Ships keep Kitty Hawk stocked with food, fuel
March 13, 2003
ABOARD THE USS KITTY HAWK — Petty Officer 3rd Class Rodney Mayes sees himself as the conductor of a symphony.
Near him, Seaman Apprentice Derick Clemmson sees himself as a loser in a tug-of-war game.
The two sailors on the USS Kitty Hawk are part of the deck department team, whose nearly 90 members help get fuel for the ship and its hungry crew.
At least twice a week, the aircraft carrier ties up to other ships for underway replenishments in the northern Persian Gulf. Last week, the USNS Pecos simultaneously refueled the Kitty Hawk and another Yokosuka, Japan-based ship, the USS Cowpens. The USNS Niagara Falls delivered food and supplies a day later.
“Everything’s almost the same except what you’re getting,” said Senior Chief Petty Officer Elvis Buckhalter, 38, describing the similarities of the two types of replenishments.
As the deck department’s leading chief petty officer, Buckhalter helps oversee the show.
First up is a gunner who fires a shot line to the replenishing ship. Its sailors connect the line to a messenger line and send it back across.
On the messenger line are the tools for the replenishment: a phone line and line for the fuel probe (or cable for a trolley for cargo movements).
“All this stuff can’t happen without the shot line making it over there,” said a gunner, Airman Erik Dawson, 23.
After everything is set up, Clemmson’s tug-of-war game begins. At the carrier’s open hangar doors, he and a few line handlers grasp the 200-foot phone line strung between the two ships so the crews can communicate. The line handlers pull on the half-inch thick line if the ships drift together, and slack it if the ships move apart.
About 20 feet away are the riggers, four at each station. During underway refuelings, they wait for snakelike fuel hoses to come over and then hook the probe to other hoses and a pipe leading below deck.
On Friday, nearly 700,000 pounds of diesel and 400,000 pounds of fuel were received.
During supply replenishments, they assemble the rig that brings over the cargo. As the cargo clears the deck, the riggers steady it and make sure it lands safely.
Seaman Nathan Robinson, 21, said that while a lot of the work involves waiting for fuel to finish pumping or cargo to cross between ships, “it’s exciting; there’s a slight element of danger to it, especially in high seas.”
Overseeing some of the riggers for just the fourth time Saturday was Mayes, grinning about his job during breaks between his rig captain training.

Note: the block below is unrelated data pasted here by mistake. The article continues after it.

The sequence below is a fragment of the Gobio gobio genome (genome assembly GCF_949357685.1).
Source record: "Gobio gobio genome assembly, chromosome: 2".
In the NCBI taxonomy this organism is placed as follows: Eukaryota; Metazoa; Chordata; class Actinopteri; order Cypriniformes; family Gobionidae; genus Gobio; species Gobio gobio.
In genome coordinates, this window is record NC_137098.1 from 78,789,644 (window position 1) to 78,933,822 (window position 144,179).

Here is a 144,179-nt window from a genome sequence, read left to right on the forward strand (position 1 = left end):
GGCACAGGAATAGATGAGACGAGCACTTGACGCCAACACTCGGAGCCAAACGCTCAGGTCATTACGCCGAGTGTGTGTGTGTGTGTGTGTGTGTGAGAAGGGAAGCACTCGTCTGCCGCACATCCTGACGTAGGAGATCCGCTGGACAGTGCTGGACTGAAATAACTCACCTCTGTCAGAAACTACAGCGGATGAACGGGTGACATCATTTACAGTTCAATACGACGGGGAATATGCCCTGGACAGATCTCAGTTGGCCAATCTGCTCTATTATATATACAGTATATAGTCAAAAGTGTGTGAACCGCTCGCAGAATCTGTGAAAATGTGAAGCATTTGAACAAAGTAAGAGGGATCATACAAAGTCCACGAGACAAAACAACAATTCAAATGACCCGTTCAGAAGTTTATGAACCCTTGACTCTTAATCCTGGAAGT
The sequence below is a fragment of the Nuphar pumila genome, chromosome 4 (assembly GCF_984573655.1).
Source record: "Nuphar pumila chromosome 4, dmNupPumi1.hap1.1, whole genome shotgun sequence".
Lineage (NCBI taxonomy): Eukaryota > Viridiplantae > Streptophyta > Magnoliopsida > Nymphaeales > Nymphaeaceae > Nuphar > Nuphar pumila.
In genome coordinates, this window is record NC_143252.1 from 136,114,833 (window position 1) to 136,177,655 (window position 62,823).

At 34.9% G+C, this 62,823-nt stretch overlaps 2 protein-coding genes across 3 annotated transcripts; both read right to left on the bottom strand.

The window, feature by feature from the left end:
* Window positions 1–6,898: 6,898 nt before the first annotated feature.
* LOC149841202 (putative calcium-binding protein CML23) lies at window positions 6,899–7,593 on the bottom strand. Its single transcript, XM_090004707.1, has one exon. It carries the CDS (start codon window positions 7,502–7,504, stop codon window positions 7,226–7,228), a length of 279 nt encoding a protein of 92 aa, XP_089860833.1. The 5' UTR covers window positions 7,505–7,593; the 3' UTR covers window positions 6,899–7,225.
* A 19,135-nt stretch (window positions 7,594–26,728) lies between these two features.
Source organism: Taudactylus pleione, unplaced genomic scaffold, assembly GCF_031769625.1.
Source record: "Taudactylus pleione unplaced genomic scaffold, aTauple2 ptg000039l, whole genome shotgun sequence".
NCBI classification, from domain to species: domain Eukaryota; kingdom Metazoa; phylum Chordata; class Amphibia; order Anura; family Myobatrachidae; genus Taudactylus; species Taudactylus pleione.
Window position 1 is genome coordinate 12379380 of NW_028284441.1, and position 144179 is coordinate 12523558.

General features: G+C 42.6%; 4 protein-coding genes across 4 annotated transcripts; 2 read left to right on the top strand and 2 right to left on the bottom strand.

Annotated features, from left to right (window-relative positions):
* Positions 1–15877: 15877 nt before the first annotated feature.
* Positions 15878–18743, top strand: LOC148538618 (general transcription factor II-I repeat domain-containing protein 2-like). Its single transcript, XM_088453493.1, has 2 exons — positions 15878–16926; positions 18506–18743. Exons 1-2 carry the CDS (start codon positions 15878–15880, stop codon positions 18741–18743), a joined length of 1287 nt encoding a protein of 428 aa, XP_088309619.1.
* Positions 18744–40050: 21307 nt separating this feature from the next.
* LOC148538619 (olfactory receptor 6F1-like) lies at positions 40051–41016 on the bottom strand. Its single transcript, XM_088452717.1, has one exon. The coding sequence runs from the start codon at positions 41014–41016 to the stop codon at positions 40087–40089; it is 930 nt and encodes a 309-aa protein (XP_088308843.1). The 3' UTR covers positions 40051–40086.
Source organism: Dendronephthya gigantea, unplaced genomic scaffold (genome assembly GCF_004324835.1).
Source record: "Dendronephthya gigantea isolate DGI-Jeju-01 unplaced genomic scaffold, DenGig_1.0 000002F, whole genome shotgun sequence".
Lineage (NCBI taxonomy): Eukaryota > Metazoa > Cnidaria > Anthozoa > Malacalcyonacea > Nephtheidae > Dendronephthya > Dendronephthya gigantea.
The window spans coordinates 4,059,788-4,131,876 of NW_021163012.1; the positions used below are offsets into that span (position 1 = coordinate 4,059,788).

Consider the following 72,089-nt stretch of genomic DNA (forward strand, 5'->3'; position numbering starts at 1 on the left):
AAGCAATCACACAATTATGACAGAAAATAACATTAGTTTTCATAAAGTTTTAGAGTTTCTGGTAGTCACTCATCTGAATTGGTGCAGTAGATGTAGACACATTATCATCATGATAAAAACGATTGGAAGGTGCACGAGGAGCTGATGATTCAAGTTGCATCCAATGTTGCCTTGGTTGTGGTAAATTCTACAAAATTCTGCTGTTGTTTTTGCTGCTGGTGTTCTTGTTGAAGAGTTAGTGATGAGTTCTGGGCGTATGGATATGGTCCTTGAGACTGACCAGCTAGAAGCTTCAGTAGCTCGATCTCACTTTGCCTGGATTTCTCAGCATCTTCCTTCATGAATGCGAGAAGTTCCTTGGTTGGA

“You’re supposed to have your eyes open and be a conductor of a symphony and tell them what to do and make sure that no one gets hurt,” said Mayes, 20. “You’re in charge of everything … bringing over the probe, the cargo.”
Sailors on the other ship hook the cargo to a trolley attached to the wire.
After it slides to the carrier, a sailor lowers it. Mayes yells, “Riggers in!” and it is released. The trolley lifts up and the gear heads back to the replenishment ship. It takes between two and eight minutes for the trolley to complete a round trip.
Also swarming about the flight deck are safety officers such as Petty Officer 2nd Class Matthew Kotch, 23, a boatswain’s mate.
They mainly watch UIs — short for sailors under instruction — and stand ready to jump in if something doesn’t look right. A hospital corpsman also stands ready.
“I make sure no one’s going to get hurt and try to see what’s going to happen before it happens,” Kotch said.
Accidents are rare, but the occasional wire snaps. It’s especially tricky during high seas.
While the deck department normally steers the ship, during underway replenishments, it’s the job of a navigation department master helmsmen to keep the ship on a straight course, said Petty Officer 1st Class James Hancock, 32, a quartermaster who has been driving ships for 12 years.
While part of the crew works through the process, others just enjoy the show.
Petty Officer 2nd Class Brad Hosley, 22, said he’s gone to the forward lookout hundreds of times to watch.
“It’s awesome how they can keep them perfectly straight alongside each other,” he said. “I never get tired of watching it.”